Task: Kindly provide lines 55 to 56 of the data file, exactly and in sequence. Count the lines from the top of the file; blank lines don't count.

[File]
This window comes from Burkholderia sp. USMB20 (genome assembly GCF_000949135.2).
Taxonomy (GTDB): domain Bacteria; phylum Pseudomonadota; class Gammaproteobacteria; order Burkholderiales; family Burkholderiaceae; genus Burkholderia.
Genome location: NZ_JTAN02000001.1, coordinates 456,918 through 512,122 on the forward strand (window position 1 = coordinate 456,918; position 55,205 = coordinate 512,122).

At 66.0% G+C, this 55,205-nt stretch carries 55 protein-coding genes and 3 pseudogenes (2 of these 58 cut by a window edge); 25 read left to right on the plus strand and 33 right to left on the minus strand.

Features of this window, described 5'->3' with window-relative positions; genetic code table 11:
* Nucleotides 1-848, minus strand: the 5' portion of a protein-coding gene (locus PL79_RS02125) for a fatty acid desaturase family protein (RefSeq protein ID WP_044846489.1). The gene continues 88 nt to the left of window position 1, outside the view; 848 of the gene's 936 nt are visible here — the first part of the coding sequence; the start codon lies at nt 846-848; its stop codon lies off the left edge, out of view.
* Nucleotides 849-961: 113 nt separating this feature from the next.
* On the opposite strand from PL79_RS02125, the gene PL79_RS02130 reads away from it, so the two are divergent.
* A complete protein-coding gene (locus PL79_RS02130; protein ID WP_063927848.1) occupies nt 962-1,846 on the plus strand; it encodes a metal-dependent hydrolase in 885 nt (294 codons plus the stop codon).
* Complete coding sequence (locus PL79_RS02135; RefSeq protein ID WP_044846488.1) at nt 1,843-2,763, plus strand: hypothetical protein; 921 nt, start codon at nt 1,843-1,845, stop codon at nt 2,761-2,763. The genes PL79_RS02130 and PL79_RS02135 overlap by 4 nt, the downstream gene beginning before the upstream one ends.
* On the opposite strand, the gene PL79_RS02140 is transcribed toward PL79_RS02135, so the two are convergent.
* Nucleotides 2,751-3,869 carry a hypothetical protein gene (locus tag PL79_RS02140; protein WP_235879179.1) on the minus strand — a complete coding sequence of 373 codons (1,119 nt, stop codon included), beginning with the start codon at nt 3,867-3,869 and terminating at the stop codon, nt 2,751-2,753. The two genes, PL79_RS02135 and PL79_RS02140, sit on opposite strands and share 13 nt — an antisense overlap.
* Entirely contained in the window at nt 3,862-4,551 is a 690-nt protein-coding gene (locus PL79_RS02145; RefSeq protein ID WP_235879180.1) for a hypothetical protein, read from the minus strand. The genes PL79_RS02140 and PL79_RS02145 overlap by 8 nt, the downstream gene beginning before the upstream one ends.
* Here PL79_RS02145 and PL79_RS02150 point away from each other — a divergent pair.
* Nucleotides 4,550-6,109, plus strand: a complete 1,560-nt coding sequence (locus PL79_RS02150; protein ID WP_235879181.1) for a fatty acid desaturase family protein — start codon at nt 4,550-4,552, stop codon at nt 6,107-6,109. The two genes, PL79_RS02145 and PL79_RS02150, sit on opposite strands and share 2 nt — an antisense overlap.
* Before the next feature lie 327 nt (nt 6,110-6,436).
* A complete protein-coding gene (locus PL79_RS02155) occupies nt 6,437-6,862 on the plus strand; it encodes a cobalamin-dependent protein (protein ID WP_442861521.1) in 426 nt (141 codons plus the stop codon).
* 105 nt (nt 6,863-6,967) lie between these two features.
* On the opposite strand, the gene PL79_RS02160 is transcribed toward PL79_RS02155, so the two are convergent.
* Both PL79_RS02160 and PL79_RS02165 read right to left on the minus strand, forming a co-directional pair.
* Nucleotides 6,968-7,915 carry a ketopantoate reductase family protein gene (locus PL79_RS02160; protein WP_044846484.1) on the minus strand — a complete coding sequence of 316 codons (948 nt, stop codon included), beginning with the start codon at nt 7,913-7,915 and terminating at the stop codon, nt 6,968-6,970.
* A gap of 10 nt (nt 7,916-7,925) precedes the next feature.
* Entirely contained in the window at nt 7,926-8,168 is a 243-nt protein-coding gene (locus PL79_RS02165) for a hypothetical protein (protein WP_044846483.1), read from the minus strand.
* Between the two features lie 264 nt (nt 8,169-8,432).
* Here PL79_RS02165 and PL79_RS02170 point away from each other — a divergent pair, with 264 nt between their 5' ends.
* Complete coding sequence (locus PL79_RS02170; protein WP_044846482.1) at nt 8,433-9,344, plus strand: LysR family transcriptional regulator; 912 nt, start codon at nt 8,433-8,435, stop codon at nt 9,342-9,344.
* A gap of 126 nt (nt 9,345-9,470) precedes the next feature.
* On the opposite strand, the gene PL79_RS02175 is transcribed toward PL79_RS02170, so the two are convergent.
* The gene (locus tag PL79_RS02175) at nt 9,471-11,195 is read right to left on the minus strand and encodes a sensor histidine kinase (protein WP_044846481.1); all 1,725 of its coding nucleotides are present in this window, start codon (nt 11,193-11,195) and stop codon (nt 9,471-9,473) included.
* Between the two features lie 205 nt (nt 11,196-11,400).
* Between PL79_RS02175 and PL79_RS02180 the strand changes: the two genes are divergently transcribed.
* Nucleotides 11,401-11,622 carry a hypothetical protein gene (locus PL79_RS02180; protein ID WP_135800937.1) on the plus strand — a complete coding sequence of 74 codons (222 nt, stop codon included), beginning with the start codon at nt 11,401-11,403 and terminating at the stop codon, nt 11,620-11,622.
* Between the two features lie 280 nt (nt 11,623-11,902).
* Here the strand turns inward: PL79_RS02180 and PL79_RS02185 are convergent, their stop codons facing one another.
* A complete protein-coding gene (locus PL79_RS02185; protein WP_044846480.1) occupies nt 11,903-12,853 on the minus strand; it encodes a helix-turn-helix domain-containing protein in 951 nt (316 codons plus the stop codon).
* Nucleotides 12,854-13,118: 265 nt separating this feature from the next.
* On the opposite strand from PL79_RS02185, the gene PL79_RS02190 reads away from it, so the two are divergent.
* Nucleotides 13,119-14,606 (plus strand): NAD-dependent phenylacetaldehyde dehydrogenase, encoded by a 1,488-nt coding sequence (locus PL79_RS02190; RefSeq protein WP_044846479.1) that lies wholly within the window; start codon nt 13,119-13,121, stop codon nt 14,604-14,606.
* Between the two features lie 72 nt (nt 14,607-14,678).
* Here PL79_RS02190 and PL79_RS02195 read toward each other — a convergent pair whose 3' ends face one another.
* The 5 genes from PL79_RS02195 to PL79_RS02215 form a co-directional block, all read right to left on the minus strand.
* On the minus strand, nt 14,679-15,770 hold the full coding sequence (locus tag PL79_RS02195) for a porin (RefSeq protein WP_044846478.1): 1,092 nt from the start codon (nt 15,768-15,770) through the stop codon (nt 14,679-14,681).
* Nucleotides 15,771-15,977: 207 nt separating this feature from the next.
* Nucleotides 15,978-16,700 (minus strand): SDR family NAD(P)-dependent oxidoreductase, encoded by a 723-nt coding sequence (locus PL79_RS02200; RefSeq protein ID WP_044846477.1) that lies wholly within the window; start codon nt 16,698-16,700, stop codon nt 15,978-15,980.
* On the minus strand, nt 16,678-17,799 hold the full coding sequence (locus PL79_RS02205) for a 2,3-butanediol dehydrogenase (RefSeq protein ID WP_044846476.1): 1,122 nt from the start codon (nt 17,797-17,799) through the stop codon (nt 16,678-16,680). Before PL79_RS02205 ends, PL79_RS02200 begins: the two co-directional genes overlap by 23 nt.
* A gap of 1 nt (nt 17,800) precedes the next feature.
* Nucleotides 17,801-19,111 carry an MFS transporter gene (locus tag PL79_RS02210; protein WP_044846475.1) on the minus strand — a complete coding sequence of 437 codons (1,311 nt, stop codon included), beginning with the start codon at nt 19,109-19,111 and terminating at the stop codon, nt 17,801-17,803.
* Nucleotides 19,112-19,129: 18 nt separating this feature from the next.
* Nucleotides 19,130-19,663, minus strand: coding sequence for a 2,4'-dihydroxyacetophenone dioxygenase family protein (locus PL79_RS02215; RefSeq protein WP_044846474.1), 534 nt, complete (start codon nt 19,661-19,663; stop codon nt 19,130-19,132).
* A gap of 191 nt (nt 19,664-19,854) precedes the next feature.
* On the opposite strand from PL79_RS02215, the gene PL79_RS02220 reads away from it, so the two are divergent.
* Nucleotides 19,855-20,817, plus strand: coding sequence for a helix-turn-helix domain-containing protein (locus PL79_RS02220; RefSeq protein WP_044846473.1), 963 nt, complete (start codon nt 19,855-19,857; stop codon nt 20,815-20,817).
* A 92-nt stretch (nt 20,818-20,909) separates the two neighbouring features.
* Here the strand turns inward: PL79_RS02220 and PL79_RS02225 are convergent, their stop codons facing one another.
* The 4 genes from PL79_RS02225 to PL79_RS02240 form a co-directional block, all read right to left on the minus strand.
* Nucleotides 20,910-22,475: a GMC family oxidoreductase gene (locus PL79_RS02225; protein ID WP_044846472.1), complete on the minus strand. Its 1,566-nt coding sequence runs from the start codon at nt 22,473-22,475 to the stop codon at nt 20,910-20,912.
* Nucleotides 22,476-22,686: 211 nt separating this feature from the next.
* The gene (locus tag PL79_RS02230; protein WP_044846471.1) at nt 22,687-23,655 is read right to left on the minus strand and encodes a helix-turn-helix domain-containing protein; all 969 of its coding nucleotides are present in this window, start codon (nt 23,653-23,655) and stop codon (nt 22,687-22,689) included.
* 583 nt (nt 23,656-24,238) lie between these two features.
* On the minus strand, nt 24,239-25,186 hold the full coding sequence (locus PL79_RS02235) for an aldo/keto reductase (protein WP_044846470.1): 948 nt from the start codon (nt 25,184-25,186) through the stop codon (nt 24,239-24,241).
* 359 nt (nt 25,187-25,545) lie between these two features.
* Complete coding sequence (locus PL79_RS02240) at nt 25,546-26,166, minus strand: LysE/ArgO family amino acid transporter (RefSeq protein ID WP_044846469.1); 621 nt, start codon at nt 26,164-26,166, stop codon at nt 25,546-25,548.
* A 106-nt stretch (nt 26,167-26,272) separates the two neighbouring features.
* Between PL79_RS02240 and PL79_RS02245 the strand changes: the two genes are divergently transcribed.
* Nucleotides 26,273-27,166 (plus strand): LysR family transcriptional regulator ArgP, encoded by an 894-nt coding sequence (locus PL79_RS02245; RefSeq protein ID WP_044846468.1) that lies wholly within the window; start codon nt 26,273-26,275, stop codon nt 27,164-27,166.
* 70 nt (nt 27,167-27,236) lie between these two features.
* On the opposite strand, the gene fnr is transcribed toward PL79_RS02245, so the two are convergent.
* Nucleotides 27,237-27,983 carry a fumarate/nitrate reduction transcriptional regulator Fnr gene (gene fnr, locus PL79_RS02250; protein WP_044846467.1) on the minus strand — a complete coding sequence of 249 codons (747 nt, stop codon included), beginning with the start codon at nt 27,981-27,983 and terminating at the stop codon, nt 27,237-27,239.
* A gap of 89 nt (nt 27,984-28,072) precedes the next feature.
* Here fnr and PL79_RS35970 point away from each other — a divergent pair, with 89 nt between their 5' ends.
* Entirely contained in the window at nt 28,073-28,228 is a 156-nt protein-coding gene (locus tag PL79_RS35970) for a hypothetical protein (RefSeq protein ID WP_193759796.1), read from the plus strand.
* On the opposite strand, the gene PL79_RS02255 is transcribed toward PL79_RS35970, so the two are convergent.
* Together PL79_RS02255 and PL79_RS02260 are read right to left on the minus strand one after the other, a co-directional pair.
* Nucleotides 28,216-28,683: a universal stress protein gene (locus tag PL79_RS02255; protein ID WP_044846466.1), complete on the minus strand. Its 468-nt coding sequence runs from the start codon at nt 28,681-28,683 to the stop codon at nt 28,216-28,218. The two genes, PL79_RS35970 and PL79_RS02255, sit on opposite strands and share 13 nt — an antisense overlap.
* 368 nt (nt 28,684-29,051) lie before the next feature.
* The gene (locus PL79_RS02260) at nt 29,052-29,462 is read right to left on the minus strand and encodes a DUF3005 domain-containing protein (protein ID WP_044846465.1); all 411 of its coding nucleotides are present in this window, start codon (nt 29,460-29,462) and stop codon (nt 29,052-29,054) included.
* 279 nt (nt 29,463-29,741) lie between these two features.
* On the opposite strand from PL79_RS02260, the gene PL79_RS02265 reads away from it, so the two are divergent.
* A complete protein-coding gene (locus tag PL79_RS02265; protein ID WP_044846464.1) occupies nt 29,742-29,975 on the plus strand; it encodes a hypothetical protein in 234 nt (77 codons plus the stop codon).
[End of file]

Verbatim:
* The 4 genes from PL79_RS02225 to PL79_RS02240 form a co-directional block, all read right to left on the minus strand.
* Nucleotides 20,910-22,475: a GMC family oxidoreductase gene (locus PL79_RS02225; protein ID WP_044846472.1), complete on the minus strand. Its 1,566-nt coding sequence runs from the start codon at nt 22,473-22,475 to the stop codon at nt 20,910-20,912.